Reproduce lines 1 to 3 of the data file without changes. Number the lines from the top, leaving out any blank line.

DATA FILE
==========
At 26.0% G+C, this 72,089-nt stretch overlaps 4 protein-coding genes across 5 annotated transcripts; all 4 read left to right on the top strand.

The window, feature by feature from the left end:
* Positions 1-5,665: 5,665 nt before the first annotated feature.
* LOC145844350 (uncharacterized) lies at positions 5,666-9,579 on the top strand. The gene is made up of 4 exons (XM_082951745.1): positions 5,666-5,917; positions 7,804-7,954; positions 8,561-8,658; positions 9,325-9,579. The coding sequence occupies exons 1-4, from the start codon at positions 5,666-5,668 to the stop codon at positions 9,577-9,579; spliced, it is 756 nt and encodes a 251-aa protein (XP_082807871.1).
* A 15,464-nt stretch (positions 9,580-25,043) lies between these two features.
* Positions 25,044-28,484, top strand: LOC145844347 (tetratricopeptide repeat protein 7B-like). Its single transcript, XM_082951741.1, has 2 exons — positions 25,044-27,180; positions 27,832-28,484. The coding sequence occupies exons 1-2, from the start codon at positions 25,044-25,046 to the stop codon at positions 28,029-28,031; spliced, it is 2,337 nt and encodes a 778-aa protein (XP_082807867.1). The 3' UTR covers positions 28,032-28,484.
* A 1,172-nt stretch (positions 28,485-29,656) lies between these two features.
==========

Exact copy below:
At 26.0% G+C, this 72,089-nt stretch overlaps 4 protein-coding genes across 5 annotated transcripts; all 4 read left to right on the top strand.

The window, feature by feature from the left end:
* Positions 1-5,665: 5,665 nt before the first annotated feature.